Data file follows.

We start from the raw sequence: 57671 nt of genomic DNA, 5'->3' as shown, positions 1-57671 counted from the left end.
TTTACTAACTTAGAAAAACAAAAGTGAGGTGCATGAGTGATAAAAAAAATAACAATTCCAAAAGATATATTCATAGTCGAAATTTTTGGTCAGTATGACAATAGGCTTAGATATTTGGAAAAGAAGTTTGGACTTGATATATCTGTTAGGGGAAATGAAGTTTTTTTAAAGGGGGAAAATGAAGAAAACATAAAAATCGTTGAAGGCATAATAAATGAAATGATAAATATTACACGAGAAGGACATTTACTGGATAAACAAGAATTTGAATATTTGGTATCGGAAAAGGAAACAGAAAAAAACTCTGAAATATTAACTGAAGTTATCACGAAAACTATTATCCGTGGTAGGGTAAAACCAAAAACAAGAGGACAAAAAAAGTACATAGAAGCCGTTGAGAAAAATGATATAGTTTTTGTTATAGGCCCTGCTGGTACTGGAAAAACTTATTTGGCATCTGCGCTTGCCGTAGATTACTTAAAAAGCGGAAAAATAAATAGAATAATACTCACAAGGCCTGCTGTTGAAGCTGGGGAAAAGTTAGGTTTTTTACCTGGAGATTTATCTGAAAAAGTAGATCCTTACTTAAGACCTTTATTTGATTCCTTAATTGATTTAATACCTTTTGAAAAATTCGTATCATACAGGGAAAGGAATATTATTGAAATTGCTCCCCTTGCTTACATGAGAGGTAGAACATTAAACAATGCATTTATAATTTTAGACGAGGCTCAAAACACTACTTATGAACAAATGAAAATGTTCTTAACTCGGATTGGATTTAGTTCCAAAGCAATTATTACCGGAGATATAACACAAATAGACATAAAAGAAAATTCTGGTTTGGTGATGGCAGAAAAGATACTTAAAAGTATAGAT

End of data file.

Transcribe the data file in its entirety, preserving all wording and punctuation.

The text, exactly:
We start from the raw sequence: 57671 nt of genomic DNA, 5'->3' as shown, positions 1-57671 counted from the left end.
TTTACTAACTTAGAAAAACAAAAGTGAGGTGCATGAGTGATAAAAAAAATAACAATTCCAAAAGATATATTCATAGTCGAAATTTTTGGTCAGTATGACAATAGGCTTAGATATTTGGAAAAGAAGTTTGGACTTGATATATCTGTTAGGGGAAATGAAGTTTTTTTAAAGGGGGAAAATGAAGAAAACATAAAAATCGTTGAAGGCATAATAAATGAAATGATAAATATTACACGAGAAGGACATTTACTGGATAAACAAGAATTTGAATATTTGGTATCGGAAAAGGAAACAGAAAAAAACTCTGAAATATTAACTGAAGTTATCACGAAAACTATTATCCGTGGTAGGGTAAAACCAAAAACAAGAGGACAAAAAAAGTACATAGAAGCCGTTGAGAAAAATGATATAGTTTTTGTTATAGGCCCTGCTGGTACTGGAAAAACTTATTTGGCATCTGCGCTTGCCGTAGATTACTTAAAAAGCGGAAAAATAAATAGAATAATACTCACAAGGCCTGCTGTTGAAGCTGGGGAAAAGTTAGGTTTTTTACCTGGAGATTTATCTGAAAAAGTAGATCCTTACTTAAGACCTTTATTTGATTCCTTAATTGATTTAATACCTTTTGAAAAATTCGTATCATACAGGGAAAGGAATATTATTGAAATTGCTCCCCTTGCTTACATGAGAGGTAGAACATTAAACAATGCATTTATAATTTTAGACGAGGCTCAAAACACTACTTATGAACAAATGAAAATGTTCTTAACTCGGATTGGATTTAGTTCCAAAGCAATTATTACCGGAGATATAACACAAATAGACATAAAAGAAAATTCTGGTTTGGTGATGGCAGAAAAGATACTTAAAAGTATAGAT